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Logo of Phnom Penh Post newspaper Phnom Penh Post - The Gecko: 21 October, 2005

The Gecko: 21 October, 2005

Reporters

Without Borders released its Worldwide Press Freedom Index for 2005. Of the 167 countries

surveyed, Cambodia is ranked 90th, tied with Burundi, Qatar, Venezuela and Zambia.

According to the ranking, Cambodia has a freer press than many of its neighbors,

including Indonesia (102), Thailand (107), Malaysia (113), the Philippines (139),

Singapore (140), Laos (155), Vietnam (158), and Burma (163).

Denmark is ranked Number 1. For the fourth year in a row, North Korea, described

as "a black hole for news", comes in last.

The list also includes "the United States of America (in Iraq)" ranked

at 137.

** The United Nations is convening a workshop called "The UN's role in peace-building

and the development of democratic governance in Cambodia" to be held in New

York November 1-3. Many senior officials have been invited including former UNTAC

chief Yasushi Akashi, UNDP's Douglas Gardner, Thomas Hammarberg, Peter Leuprecht,

Margo Picken, former UNTAC Human Rights Director Dennis McNamara, Human Rights Watch's

Asia Division Director Brad Adams, and former UNDP Cambodia ResReps Paul Matthews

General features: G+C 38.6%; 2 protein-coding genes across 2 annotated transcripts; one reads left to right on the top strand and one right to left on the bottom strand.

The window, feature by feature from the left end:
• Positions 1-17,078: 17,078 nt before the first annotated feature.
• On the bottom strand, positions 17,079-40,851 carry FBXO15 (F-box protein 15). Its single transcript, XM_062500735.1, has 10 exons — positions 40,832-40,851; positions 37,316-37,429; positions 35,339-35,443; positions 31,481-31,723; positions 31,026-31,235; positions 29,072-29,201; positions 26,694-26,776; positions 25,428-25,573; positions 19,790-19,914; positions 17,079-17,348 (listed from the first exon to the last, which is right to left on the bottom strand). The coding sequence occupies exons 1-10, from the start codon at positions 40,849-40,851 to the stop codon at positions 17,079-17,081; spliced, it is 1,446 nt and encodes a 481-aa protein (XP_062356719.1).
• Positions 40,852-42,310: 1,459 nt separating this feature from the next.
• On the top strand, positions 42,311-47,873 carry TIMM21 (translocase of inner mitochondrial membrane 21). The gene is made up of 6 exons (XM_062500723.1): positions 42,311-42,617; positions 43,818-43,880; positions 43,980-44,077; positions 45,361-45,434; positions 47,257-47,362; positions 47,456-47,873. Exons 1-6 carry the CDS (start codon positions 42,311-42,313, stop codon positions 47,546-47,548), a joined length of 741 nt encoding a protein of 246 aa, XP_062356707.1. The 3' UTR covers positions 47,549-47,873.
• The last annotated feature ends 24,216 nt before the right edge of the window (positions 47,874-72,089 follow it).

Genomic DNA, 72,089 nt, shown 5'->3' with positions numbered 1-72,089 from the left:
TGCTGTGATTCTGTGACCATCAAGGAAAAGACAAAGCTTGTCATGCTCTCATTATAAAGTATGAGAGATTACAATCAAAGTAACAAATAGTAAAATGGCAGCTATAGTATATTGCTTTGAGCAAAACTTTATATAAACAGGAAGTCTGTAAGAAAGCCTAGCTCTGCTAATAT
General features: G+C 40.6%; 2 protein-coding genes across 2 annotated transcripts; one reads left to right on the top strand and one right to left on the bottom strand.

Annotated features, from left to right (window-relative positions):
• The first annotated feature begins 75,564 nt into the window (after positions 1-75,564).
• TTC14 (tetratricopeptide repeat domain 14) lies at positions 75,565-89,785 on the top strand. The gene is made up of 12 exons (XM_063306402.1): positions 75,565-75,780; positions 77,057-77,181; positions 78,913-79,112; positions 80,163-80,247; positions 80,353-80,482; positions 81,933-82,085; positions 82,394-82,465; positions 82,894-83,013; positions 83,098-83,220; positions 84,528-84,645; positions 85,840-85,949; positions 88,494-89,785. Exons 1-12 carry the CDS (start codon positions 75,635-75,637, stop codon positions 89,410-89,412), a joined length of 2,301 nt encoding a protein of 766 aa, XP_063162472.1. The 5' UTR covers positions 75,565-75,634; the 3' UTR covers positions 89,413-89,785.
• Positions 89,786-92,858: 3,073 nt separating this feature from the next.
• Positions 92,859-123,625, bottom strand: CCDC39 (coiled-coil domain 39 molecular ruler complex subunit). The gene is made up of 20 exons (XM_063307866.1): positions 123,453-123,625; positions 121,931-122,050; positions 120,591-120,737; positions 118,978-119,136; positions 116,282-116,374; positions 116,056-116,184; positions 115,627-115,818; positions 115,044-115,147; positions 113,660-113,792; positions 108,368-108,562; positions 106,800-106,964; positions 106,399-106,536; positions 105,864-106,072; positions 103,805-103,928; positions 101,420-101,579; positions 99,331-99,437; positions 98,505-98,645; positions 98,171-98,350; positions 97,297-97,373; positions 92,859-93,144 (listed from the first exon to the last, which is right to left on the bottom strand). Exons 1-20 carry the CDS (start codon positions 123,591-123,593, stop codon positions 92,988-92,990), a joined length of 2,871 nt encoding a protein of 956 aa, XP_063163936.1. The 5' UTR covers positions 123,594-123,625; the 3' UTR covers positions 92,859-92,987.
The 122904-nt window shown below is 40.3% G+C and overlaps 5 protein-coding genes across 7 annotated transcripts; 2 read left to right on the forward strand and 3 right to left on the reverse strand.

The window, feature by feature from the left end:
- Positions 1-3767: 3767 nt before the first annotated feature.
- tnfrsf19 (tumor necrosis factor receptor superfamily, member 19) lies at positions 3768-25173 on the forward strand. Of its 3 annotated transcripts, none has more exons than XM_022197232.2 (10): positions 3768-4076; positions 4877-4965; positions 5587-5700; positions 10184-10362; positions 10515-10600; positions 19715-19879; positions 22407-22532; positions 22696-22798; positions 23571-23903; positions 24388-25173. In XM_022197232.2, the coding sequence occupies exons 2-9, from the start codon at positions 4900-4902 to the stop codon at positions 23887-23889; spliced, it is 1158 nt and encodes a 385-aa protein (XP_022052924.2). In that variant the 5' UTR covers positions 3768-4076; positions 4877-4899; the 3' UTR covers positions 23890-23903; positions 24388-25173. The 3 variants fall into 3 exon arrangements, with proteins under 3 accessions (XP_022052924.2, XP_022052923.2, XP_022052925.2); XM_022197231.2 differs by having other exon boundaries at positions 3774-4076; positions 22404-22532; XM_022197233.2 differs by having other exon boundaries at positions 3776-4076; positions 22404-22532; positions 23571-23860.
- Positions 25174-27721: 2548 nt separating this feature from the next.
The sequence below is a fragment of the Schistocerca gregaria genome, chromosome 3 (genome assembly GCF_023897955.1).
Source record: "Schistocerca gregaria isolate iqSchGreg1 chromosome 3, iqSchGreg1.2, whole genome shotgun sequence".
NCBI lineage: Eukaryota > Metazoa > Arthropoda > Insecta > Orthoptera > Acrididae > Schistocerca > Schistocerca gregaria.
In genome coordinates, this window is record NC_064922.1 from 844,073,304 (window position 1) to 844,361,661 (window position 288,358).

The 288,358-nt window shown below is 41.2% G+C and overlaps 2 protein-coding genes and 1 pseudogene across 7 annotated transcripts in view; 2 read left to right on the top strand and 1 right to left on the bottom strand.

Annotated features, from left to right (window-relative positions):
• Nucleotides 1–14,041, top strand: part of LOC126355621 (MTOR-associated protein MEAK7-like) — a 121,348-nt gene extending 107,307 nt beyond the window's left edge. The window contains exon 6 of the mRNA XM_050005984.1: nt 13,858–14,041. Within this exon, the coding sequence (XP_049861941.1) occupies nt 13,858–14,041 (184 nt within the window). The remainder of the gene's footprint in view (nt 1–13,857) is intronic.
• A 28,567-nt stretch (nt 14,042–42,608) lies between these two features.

and Eduard Wattez.

Only one Cambodian has been invited.

** For those who didn't notice, October 23, the day the Paris Peace Accords were

signed in 1991, is no longer an official public holiday. The government decided there

were too many holidays so that one was dropped.

** Andy Pendleton has resurfaced. He now works for UNHCR in Darfur, Sudan. But he

and 11,000 other aid workers working in the region are having a rough time as bandits

are attacking food convoys.

According to a Reuters news story, Andy says "They are punched, beaten-aid workers

have been whipped by these bandits, intimidated. So of course you give them anything

they want."

** Former Cambodge Soir reporter Gregoire Rochigneux has produced a new publication

titled Cambodge Soir: Chroniques socials d'un pays au quotidien that chronicles the

last ten years of Cambodian history. If you can read French, check it out.

** One hotel in Siem Reap is having such a problem with its water supply that it

has had to buy bottled water to use for washing customers' clothes.

** Tourists can be a bit skittish about their diets when visiting the Kingdom. One

recent visitor to Siem Reap panicked when she thought she had been served rat meat.

She bottled the meat and then raced around the city trying to find a clinic that

would test it to make sure it was chicken. It was.

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